Investigate an attack on your home, slaying schemers and monsters along the way.
PC Release: September 16, 2008
By Ian Coppock
With the delay of Watch Dogs 2, the 2016 season of new holiday releases is pretty much over. As implied if not outright stated in previous articles, this year’s crop of big-budget titles was by and large a disappointment. Battlefield 1 was pretty good and so, apparently, was Titanfall 2, but every other major release from Deus Ex: Mankind Divided on down to Dishonored 2 was not all that great. This state of affairs will not do for a cheerful Christmas spirit, and so it’s time to keep going back to an age when video games worked on day one, and their narratives were unafraid to tackle complicated subject matter. The Witcher has all of this, as well as the opportunity to slay lots of monsters.
The Witcher is the first in a trilogy of third-person fantasy RPGs that have been released over about a decade, beginning with this game in 2007 and ending with last year’s The Witcher III: Wild Hunt. The games feature characters and worlds from the The Witcher novels written by Polish author Andrzej Sapkowski. Contrary to popular belief, the video games are not adaptations of the novels, but instead entirely new stories starring characters from Sapkowski’s books. Sapkowski does not consider the video games canon, but that certainly hasn’t stopped the series’ following from growing wildly in the past 10 years.
Like the books, The Witcher takes place in a medieval fantasy world simply called The Continent. Unlike most epics that western audiences are familiar with, the world of The Witcher is inspired primary by eastern European folklore and traditions, giving it a different flavor than, say, The Elder Scrolls. Players assume the role of Geralt of Rivia, a Witcher, who hunts and slays monsters all over The Continent… for a price. Witchers’ aptitude for monster-hunting runs far deeper than swords and spells. As part of their training, each Witcher undergoes dramatic genetic mutations that grant them superhuman speed and strength, sore necessities for fighting monsters. Those Witchers who survive this process are unparalleled in their combat abilities, and Geralt is one of the deadliest.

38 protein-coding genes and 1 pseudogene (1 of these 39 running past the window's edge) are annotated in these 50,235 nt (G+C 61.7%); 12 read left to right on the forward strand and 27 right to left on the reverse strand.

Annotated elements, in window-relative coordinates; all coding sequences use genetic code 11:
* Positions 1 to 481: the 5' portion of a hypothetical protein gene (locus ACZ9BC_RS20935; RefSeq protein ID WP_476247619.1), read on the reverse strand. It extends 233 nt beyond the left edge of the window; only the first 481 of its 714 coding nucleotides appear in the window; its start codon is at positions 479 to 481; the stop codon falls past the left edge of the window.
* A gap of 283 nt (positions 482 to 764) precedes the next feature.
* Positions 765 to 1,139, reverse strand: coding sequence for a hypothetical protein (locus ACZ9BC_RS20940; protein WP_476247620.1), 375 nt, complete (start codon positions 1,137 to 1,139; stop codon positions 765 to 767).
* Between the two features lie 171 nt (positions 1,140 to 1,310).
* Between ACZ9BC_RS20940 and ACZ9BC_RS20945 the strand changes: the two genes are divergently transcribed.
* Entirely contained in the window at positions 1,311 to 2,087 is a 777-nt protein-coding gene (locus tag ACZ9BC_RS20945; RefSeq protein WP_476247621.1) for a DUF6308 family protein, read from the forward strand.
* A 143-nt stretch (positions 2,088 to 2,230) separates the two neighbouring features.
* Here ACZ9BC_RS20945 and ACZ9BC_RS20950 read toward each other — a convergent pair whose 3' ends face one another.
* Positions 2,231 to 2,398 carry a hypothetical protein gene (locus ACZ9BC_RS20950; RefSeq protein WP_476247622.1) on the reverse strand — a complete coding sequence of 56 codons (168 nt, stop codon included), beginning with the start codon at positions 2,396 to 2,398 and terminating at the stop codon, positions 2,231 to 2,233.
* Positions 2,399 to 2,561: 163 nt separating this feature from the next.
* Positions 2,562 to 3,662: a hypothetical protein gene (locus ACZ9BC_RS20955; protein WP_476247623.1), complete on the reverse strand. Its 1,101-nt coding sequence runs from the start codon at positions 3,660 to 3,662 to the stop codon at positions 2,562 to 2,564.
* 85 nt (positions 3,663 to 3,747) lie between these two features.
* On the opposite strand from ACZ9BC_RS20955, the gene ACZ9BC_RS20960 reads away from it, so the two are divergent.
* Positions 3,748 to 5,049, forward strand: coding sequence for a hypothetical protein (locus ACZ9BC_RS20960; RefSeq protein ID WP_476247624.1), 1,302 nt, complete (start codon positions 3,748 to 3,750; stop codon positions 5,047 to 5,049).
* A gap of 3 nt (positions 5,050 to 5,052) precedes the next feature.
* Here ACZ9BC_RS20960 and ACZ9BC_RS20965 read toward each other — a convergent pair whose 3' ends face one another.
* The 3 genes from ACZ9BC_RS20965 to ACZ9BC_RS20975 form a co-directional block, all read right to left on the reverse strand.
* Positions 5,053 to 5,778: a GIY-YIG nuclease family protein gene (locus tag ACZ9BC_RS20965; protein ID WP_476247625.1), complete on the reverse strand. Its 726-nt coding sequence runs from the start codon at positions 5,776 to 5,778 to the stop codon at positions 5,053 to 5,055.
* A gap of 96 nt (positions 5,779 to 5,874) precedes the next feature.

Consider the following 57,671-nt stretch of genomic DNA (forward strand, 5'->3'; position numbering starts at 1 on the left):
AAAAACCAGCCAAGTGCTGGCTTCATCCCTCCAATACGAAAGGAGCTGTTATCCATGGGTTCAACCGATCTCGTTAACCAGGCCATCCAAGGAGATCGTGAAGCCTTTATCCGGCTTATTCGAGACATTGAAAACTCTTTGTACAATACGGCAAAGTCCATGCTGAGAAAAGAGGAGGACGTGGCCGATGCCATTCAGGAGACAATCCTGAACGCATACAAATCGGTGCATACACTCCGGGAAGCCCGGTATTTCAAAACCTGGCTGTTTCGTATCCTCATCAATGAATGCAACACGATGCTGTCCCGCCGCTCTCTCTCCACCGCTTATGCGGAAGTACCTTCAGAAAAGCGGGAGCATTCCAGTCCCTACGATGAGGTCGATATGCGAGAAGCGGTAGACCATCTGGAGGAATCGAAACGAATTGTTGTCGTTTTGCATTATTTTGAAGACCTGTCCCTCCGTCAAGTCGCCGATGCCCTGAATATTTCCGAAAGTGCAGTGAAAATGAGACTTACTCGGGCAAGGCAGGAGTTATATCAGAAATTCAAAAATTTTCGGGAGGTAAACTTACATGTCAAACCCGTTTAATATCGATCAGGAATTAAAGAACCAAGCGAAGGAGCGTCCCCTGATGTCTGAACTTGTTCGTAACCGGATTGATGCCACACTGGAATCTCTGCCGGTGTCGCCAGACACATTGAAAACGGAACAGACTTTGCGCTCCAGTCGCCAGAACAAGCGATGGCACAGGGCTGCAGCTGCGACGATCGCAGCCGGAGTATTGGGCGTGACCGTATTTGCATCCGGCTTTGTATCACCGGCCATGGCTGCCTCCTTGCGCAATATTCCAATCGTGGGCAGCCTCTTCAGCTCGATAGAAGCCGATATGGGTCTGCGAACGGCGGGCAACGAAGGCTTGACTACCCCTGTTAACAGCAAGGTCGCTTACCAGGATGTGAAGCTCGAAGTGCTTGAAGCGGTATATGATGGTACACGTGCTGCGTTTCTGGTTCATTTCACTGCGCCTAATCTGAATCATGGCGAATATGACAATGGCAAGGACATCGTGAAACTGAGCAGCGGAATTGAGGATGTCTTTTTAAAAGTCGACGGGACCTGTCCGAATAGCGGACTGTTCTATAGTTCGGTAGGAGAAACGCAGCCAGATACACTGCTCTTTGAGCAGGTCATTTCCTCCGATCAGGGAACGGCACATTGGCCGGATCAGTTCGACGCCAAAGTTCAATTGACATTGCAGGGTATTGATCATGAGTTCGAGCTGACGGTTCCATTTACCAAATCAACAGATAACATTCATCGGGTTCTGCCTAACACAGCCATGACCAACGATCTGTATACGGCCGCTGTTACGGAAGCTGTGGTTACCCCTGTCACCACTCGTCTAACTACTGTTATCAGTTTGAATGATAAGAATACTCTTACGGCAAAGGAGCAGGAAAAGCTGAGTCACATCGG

The Witcher begins with Geralt waking up in the middle of a field, suffering amnesia. He’s escorted by his fellow Witchers back to their stronghold of Kaer Morhen, but can’t remember anything of his life prior to waking up. Not long after Geralt’s revival, the fortress is attacked by a cult of assassins called the Salamandra, led by the powerful sorcerer Azar Javed. Despite putting up a valiant defense, the Witchers are overrun by the Salamandra’s superior numbers, and the cult steals the top-secret mutagens used to transform men into Witchers. Fearing what might be unleashed with the mutagens in the wrong hands, each of the four Witchers agrees to head in a different direction to find a trace of their new foe. Geralt decides to head south, toward the rest of the Northern Kingdoms, to see if he has any luck tracking the Salamandra.
Geralt has a considerable amount against him in his hunt. Despite being a dire necessity, Witchers are hated and feared by the human populace for their superhuman abilities. The Salamandra know how to hide in plain sight. Worst of all, the nobles of the Northern Kingdoms might be complicit in the conspiracy. Geralt has to become as much a politician as a warrior to find his prey, as he embarks upon the greatest adventure he’s ever faced.
Geralt’s adventure through the Northern Kingdoms is, in many ways, a classic third-person RPG. Players control Geralt using an over-the-shoulder camera, and can level up their character by completing quests and slaying monsters. Geralt is proficient with both swords and magic, and players can upgrade each tree of abilities in a spiraling array of menus. The enemies of The Witcher demand some amount of specialization; Geralt carries a steel sword to make quick work of human foes, and a silver sword for dealing with monsters.
The Witcher is fueled by a combination of wicked fast turn-based combat and deep choice-based gameplay. By night, Geralt engages entire groups of foes with his swords and his array of devastating spells. By day, he’s hobnobbing with the Northern Kingdoms’ royalty and trying to gain their trust via extensive conversations. As with Mass Effect, the blend of action and conversation-based gameplay is apt, but The Witcher takes it even further than that venerated RPG.